Seven tips for executors

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Serving as an executor can mean dealing with a pile of confusing paperwork at a time of family sadness. These tips can help.

“There is an awful lot more to it than people realize – they often don’t understand how much work it really is,” says Lynne Butler, an estate lawyer, consultant, blogger and author of six books on estate planning.

Here are some helpful insights for handling the role of executor:

1. Know what you’re getting into.

Understand the number of administrative duties involved and the legal liabilities up front. An executor’s tasks can include reviewing insurance coverage, closing financial accounts, investigating and paying debts, taxes and fees and distributing assets to beneficiaries. You can be held personally liable if your mistake creates a shortfall in the estate.

Mark Goodfield, managing partner at Cunningham LLP in Toronto and author of The Blunt Bean Counter blog, finds people often under-estimate the commitment. “People just don’t realize how all-encompassing a job it is,” says Goodfield, who has acted as an executor for three estates.

2. Ask for help when you need it.

Be aware of administration costs, but keep in mind that trying to avoid them altogether could end up costing the estate more money. Attempting tax returns without an accountant, trying to settle legal disputes without a lawyer, selling assets without appraisals or investing money with no guidance could create challenges if you try to juggle everything alone. Professional advice can give you peace of mind.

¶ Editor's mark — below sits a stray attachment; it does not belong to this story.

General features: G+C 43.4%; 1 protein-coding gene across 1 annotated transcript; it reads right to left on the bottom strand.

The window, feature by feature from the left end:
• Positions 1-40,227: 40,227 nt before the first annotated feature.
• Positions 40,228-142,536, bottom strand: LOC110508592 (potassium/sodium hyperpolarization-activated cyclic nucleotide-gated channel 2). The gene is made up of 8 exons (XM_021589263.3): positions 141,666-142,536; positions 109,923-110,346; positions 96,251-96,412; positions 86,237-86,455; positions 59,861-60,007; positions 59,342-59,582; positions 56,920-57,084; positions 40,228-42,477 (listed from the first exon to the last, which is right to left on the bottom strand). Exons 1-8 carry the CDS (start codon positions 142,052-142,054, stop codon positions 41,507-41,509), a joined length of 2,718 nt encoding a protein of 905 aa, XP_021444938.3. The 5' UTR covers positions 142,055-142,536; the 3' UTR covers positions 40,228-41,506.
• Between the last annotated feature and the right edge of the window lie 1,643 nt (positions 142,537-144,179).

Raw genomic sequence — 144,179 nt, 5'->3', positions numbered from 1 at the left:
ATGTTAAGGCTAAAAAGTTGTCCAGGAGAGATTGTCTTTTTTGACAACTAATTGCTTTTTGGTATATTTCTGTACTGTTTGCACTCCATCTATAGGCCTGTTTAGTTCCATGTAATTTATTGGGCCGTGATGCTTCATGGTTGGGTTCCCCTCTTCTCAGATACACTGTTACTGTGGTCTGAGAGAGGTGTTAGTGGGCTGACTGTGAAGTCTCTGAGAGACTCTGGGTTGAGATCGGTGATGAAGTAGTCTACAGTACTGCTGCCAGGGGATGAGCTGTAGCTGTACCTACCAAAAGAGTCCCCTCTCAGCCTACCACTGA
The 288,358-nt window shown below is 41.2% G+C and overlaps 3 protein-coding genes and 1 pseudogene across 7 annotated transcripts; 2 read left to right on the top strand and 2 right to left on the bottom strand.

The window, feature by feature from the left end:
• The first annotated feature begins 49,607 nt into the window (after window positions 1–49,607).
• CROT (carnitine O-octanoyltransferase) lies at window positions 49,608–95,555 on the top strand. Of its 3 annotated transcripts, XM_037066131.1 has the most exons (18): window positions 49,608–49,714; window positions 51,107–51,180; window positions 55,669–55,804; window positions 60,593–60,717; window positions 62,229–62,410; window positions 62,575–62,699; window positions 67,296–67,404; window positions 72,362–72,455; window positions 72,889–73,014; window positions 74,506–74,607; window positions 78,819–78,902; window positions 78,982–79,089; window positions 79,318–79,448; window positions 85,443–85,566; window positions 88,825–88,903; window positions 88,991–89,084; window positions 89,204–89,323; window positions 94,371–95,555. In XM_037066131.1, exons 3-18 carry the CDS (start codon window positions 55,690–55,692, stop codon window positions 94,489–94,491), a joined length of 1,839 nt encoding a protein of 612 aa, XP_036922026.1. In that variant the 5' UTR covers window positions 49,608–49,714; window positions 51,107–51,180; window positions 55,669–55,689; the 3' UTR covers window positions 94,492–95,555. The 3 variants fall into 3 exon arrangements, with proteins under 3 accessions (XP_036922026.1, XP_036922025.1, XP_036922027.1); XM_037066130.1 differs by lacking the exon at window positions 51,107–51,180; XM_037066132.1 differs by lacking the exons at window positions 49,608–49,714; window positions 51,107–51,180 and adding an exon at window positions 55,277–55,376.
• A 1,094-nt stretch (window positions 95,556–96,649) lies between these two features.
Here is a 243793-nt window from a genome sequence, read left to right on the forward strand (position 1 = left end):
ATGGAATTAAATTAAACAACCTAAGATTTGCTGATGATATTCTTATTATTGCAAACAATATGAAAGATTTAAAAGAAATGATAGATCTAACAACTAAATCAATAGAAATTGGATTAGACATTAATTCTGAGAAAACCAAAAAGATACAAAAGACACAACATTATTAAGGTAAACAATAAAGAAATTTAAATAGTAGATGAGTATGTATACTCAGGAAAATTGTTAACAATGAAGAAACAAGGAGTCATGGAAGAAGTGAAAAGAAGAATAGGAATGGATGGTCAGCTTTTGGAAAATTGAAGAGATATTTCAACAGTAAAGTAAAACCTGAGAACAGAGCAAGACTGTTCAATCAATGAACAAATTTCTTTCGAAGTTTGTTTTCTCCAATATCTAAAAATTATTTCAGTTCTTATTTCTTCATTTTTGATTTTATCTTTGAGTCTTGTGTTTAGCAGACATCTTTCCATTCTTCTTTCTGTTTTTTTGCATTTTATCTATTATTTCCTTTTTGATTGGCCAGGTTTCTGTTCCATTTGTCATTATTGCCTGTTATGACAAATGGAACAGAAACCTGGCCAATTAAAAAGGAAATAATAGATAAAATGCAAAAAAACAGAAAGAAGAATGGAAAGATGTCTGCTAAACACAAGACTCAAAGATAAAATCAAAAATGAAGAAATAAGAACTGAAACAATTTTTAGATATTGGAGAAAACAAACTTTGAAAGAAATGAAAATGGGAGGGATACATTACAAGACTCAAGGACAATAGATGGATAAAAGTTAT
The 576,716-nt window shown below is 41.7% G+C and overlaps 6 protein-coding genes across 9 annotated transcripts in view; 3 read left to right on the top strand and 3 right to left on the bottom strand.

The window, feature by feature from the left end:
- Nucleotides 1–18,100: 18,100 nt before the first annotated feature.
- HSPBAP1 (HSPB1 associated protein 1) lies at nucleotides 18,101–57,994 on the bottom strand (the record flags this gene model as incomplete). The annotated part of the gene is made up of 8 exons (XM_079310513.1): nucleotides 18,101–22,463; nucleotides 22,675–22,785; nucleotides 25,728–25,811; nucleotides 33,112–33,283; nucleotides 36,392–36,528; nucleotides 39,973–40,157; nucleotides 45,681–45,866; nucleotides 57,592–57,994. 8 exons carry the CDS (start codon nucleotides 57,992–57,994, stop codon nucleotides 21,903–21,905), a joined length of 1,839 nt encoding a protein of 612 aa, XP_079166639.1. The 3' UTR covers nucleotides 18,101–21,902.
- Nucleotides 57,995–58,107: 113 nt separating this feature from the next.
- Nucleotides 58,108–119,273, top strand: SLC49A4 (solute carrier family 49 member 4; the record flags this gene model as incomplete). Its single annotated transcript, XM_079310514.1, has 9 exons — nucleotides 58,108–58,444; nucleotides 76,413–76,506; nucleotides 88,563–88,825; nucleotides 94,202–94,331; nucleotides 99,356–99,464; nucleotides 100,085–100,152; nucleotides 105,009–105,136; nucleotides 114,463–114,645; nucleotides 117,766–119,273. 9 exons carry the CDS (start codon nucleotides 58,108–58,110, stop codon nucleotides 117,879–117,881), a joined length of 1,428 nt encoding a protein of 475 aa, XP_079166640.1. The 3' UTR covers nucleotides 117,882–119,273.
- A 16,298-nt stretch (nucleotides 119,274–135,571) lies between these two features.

3. Keep the lines of communication open.

Settling an estate can create or aggravate family tensions. “A lot of people complain that they can’t get any information from an executor,” says Butler, who has acted as an executor in her role as a lawyer. “I always tell executors not to hide what they’re doing – it makes people speculate and creates suspicion.”

4. Carry out the will as it’s written.

Sometimes executors can feel tempted to change unpopular or inconvenient parts of the will in favour of what they perceive to be fair. It’s important to remember that your role is to distribute the estate as it was set out in the will.

5. Deal with debts and taxes before paying beneficiaries.

Investigate and pay off any debts, taxes and fees before proceeding with the distributions. If you pay beneficiaries without having cleared all liabilities, you may end up on the hook for paying them personally. It’s also good to get a clearance certificate from Canada Revenue Agency, which states that any taxes owing, interest and penalties have been paid by an estate. Without a clearance certificate, you could be responsible for paying any taxes due.


6. Take your time – within reason.

Administering an estate will take at least 12 to 24 months – or longer if the estate is complex. Don’t feel pressured to make decisions you’re uncertain about. At the same time, it’s prudent to keep the settlement moving forward. “Every year the estate is open, another tax return is required,” says Butler.

7. Stay on top of the paperwork.

Keeping good records is of paramount importance. If beneficiaries have questions later on, it’s important to be able to back up your decisions with proper documentation.

More on wills and estate planning:


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Original source: Seven tips for executors by Krista Seggewiss.